Fitzgerald works at Northwestern, despite what you hear

by | Senior Writer

A few years ago Beano Cook and even the Chicago Sun-Times mentioned Northwestern's Pat Fitzgerald as a possibility as the next coach at Notre Dame. A few months ago, Michigan reportedly was interested in him. An Altoona (Pa.) Mirror columnist, quoting "a source he ran into at the airport," reported in November that Fitzgerald is a goner to Penn State if and when Joe Paterno ever retires.

Before we go any further, maybe it would just be quicker to list the schools where Fitzgerald isn't projected to be the next coach.

Last week, Northwestern announced Fitzgerald had received a 10-year extension to remain at his alma mater through 2020. But that did little to squelch the speculation. There are probably more people that believe the Earth is flat than believe the 36-year old Fitzgerald will celebrate his 40th birthday in Evanston, Ill.

Fitzgerald definitely hears all the noise. He just chooses to tune it out.

"The grass isn't always greener somewhere else," Fitzgerald said. "I'm from a very fortunate background. I'll forever be indebted to Northwestern. I'm very humbled and honored.

"I don’t think there is any place better for me."

Under Pat Fitzgerald, the Wildcats are enjoying one of their better runs in more than 70 years. (Getty Images)  
Under Pat Fitzgerald, the Wildcats are enjoying one of their better runs in more than 70 years. (Getty Images)  
Under Fitzgerald, the Wildcats are enjoying one of their better runs in more than 70 years. Northwestern has been to three consecutive bowls for the first time and has strung together four non-losing seasons for the first time since 1935-38.

"I think we're on the rise," Fitzgerald said.

And this fall the Wildcats could keep climbing higher.

Northwestern returns nine starters on offense and seven on defense. The offense could be scary good with quarterback Dan Persa back after last year's record season was cut short by a ruptured Achilles tendon.

Persa, who led the nation with a 73.5 passing percentage, is joined by running back Mike Trumpy, receivers Jeremy Ebert and Demetrius Fields and slot back Drake Dunsmore. Up front, four linemen, with a combined 105 starts, return.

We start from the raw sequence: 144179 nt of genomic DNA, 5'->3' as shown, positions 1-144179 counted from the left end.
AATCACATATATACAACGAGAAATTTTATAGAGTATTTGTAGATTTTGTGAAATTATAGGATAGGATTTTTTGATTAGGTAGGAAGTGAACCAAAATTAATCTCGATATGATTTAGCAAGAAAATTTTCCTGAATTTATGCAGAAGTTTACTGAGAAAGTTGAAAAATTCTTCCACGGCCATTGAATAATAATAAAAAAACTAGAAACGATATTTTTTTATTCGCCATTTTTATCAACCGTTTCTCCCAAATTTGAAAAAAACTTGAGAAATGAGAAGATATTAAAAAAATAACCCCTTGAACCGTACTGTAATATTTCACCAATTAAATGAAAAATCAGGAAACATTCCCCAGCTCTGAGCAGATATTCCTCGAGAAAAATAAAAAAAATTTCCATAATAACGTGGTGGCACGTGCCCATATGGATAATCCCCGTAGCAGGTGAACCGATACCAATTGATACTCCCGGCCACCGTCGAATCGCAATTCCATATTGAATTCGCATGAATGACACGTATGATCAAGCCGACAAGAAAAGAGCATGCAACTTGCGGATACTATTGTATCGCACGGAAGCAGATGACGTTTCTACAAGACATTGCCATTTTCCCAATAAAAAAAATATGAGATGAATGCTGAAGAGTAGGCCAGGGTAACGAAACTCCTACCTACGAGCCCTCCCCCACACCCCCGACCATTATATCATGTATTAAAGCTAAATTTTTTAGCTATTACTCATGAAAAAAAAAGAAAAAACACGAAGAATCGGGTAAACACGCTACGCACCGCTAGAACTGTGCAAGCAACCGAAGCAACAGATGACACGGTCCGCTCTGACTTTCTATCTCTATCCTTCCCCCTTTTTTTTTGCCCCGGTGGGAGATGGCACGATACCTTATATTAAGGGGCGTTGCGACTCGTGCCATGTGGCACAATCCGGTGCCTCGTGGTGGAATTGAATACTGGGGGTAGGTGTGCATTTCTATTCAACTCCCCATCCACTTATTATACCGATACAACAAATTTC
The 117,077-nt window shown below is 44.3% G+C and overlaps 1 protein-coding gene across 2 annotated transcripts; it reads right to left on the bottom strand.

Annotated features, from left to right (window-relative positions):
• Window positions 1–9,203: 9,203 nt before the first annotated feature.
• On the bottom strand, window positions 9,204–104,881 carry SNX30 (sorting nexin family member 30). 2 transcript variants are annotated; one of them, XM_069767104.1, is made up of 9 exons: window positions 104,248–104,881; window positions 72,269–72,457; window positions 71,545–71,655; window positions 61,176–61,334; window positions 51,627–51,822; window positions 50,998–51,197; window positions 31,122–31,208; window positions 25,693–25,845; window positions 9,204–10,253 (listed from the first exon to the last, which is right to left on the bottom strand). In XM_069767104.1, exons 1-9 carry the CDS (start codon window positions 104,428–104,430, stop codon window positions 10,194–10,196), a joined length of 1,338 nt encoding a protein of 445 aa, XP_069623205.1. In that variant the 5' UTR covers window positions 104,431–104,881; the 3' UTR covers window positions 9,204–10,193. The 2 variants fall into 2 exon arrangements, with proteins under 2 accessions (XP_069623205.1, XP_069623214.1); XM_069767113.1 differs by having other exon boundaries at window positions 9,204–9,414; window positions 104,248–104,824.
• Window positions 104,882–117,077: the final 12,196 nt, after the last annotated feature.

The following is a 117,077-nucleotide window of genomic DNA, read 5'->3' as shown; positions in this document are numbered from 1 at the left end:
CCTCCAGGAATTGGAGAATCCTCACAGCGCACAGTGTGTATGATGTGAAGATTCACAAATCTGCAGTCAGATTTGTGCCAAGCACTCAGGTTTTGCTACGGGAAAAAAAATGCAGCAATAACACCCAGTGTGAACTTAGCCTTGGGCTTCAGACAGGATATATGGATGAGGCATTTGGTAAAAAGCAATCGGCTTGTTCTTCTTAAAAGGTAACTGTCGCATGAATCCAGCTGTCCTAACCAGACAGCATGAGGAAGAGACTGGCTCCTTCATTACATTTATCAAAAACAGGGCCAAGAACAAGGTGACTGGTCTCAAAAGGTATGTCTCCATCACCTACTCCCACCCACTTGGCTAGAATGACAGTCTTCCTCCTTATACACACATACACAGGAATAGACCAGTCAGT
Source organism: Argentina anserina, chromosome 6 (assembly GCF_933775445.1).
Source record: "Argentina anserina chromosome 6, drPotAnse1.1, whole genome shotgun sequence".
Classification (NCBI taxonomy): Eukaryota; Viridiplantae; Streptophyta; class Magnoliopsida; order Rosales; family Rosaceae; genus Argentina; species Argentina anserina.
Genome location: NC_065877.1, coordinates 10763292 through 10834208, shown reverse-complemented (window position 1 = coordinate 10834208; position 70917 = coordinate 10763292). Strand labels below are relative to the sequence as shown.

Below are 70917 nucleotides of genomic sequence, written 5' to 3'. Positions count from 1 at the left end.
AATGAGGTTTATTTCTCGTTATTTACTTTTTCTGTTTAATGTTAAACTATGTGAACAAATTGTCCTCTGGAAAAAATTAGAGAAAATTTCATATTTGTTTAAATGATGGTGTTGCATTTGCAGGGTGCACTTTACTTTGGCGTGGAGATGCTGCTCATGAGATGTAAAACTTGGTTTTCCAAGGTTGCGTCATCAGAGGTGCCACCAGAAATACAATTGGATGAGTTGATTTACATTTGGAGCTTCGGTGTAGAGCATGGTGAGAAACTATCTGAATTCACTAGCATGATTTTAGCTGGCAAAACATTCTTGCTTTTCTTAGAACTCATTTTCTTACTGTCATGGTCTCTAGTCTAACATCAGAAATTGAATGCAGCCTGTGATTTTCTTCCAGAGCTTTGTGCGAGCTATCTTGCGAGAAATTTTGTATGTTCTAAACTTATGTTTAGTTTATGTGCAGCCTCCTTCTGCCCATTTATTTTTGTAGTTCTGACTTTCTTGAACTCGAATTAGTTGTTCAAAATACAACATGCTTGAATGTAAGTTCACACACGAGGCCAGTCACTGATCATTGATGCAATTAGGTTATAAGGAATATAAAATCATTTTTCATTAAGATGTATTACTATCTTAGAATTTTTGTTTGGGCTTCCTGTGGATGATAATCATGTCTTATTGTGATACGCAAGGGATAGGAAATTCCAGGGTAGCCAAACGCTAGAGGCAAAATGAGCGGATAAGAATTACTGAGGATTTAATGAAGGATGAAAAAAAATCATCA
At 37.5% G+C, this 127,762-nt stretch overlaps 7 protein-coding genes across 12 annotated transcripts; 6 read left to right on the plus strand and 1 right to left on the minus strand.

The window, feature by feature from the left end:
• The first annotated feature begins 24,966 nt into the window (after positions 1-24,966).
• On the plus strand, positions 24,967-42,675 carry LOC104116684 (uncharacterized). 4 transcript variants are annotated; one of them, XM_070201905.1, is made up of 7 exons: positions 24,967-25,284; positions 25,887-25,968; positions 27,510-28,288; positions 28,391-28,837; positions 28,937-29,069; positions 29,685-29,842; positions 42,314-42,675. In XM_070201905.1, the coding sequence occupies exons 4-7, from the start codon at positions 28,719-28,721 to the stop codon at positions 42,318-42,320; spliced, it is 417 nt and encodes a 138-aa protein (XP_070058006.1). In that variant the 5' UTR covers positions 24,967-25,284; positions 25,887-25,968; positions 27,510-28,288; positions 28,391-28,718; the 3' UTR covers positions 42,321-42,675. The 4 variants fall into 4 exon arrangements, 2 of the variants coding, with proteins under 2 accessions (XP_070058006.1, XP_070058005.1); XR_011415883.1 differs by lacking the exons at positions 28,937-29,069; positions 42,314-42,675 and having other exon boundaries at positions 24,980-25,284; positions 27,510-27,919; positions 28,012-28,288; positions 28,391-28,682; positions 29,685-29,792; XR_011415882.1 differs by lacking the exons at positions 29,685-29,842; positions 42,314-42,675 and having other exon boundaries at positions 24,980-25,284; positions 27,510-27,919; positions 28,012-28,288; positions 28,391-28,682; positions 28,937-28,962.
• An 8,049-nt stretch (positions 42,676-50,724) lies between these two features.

"Like we learned a year ago, we have to stay healthy at some key positions," Fitzgerald said.

So in the meantime, Fitzgerald keeps fighting the fight -- and the misperceptions he encounters on the recruiting trail.

"Rival coaches [tell our recruits] you'll never win there," Fitzgerald said. "Guess what? They were wrong. How do you do it? How you do it is you recruit the right young man. You do it the right way every day."

Fitzgerald scoffs at the idea that universities with higher academic standards can't consistently win or that teams can't be successful unless they play in monster 100,000-seat home stadiums.

Fitzgerald said he wants young men willing to "compete in the highest level of the Big Ten" in all aspects, including academics and athletics.

"But," Fitzgerald admits, "we're not the best fit for everyone."

He is, however, the best fit for Northwestern.

"It is paramount for Northwestern football to have great leadership," athletic director Jim Phillips said. "There is no better individual to lead Chicago's Big Ten Team than Pat. He is a tremendous teacher and truly values developing young men athletically, academically and socially. Our football program is having unprecedented success -- on the football field, in the classroom and in the community -- and that is due to Pat's outstanding leadership."

Fitzgerald would rather deflect the credit to others. "This has a lot less to do with me," he said, "and more to do with the players."

Fitzgerald was a player once: a damn good one. He was a two-time All-American linebacker in the mid-1990s leading Northwestern to consecutive Big Ten titles and an appearance in the 1996 Rose Bowl. He's already a member of the College Football Hall of Fame.

He's used his experience as a player to do things, well, a little different than other coaches.

Fitzgerald encourages his assistants to bring their kids to practice. He teaches the incoming freshmen the fight song -- Go! U Northwestern.

"I'm told I have no problem making fun of myself," he said. "I can't sing, but I know the words."

Also, every once in a while, Fitzgerald takes a unique approach to defusing tempers at practice. Players who get into a fight with a teammate during practice often find themselves walking around the practice field with their combatant, holding hands.

"I remember when I was a player if there was a fisticuff, the last thing you want to do is hang out with that guy," Fitzgerald said.

Northwestern senior linebacker Bryce McNaul said Fitzgerald brings the same type of attitude as a coach as he did as a player. Every single day.

"He was around for the renaissance of Northwestern football," McNaul said. "He definitely spurred it and he's doing it again now as a coach.

"He's had a lot of success here in the past few years and I'm sure he's hungrier for more. I'm sure he would have told you the same thing as a player. I think that attitude has transcended the football program with him being here. We're glad to have him."

But for how long? Just don't listen to others, because as far as Fitzgerald is concerned there's no better place.


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